16 May 2012

Hospital in Bangalore Innovates to Treat Both Rich and Poor

Ten years ago, Indian cardiac surgeon Dr Devi Shetty founded a hospital he called Narayana Hrudayalaya ('Temple of the Heart') in Bangalore. His goal was to provide top notch health services to both rich and poor Indians in the same facility.

From Al Jazeera:
"We decided to adopt all the business principles of Walmart or Henry Ford - the one thing in common is the economy of scale," Shetty explains.

At the Narayana, approximately 40 per cent of patients pay a reasonable price for their treatment, a small percentage - those who "want the frills of executive rooms" - pay a premium, a majority pays less than the market rate and 10 to 20 per cent pay virtually nothing. For the latter category, the hospital's charitable wing raises money to help compensate for the material costs of their treatment. 
In any other hospital, those who could not afford to pay their medical bills would simply be sent away until they came up with the cash, but at the Narayana the hospital's charity wing helps them to find the money.
A four episode series from Al Jazeera, called Indian Hospital, provides a look into the innovative and successful hospital. The hospital has managed to reduce costs and provide a service that reaches people at all income levels while making a profit. "Cardiac surgery costing $40,000 to $50,000 or more in the US has a baseline cost here of just $1,800," reports Al Jazeera.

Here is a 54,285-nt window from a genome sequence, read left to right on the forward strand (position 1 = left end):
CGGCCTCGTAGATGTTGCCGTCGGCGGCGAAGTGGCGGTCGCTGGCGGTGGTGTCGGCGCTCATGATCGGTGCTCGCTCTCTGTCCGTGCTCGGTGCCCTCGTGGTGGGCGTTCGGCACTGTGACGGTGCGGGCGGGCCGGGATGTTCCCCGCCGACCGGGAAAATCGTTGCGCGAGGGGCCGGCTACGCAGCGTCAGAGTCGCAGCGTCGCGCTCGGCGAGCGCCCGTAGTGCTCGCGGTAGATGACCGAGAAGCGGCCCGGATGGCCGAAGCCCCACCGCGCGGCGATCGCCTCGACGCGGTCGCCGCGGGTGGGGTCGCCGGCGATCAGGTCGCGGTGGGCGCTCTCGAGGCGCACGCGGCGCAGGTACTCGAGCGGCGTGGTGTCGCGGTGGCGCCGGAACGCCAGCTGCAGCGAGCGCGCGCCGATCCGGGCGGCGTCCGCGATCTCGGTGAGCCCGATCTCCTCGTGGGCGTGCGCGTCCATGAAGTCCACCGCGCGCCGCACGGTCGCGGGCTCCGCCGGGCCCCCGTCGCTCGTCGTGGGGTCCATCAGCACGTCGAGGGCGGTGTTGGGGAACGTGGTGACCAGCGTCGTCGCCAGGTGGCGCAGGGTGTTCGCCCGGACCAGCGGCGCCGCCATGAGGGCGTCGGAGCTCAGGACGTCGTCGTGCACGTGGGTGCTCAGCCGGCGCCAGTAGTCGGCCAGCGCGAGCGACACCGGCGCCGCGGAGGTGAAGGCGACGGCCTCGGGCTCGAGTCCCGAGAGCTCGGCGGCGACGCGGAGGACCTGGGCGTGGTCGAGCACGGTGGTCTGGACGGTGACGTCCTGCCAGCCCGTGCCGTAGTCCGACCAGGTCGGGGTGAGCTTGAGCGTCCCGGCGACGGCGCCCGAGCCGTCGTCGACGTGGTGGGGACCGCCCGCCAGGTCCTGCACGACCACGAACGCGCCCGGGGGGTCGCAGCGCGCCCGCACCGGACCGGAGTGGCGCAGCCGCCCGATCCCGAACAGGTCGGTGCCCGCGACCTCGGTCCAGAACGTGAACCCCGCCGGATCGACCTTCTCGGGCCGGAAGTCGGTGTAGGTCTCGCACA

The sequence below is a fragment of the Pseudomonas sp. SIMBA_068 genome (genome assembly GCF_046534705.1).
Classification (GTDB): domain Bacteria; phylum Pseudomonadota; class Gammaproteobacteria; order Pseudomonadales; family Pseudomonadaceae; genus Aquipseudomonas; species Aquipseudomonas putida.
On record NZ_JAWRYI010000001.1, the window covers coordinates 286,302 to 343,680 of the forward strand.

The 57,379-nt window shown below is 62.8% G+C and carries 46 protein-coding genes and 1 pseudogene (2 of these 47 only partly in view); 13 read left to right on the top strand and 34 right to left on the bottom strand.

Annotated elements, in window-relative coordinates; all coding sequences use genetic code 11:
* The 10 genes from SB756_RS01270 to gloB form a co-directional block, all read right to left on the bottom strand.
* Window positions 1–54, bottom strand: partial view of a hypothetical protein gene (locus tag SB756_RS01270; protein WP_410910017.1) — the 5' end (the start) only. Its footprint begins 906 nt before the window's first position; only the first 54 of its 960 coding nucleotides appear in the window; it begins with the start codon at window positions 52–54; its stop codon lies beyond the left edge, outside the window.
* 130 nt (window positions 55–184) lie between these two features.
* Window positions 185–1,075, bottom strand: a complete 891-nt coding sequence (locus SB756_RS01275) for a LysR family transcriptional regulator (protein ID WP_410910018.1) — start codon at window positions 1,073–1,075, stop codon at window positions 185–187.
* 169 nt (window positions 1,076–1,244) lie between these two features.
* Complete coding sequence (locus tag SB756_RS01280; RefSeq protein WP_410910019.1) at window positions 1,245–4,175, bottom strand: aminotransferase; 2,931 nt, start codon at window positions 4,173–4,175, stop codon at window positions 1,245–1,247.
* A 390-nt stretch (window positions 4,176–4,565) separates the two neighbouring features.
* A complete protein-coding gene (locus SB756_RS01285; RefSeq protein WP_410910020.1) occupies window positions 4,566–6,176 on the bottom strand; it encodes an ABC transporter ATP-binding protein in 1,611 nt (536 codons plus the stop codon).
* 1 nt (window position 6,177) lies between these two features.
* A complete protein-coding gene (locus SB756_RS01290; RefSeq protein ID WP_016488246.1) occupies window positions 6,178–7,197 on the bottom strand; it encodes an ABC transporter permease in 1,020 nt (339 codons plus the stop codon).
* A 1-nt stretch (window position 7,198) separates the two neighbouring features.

"One of the co-operative societies of milk approached me to endorse a low fat milk as a good milk for people with [a] heart problem," explains Shetty. "I told them I can endorse it provided they run a health insurance [scheme] for their milk vendors and this is how the Yashaswini Micro Health Insurance was born with the premium of 11 cents per month. 
"In the first year we had 1.7 million farmers paying 11 cents a month and the government paid seven cents. There are 1,006 varieties of surgery done on the human body and all these operations are covered by this insurance. It became a big success - we have over three million farmers paying 22 cents .... Now we are helping six other state governments to launch this poor man's health insurance programme." 
 Watch the first episode at the top and see the rest of the series here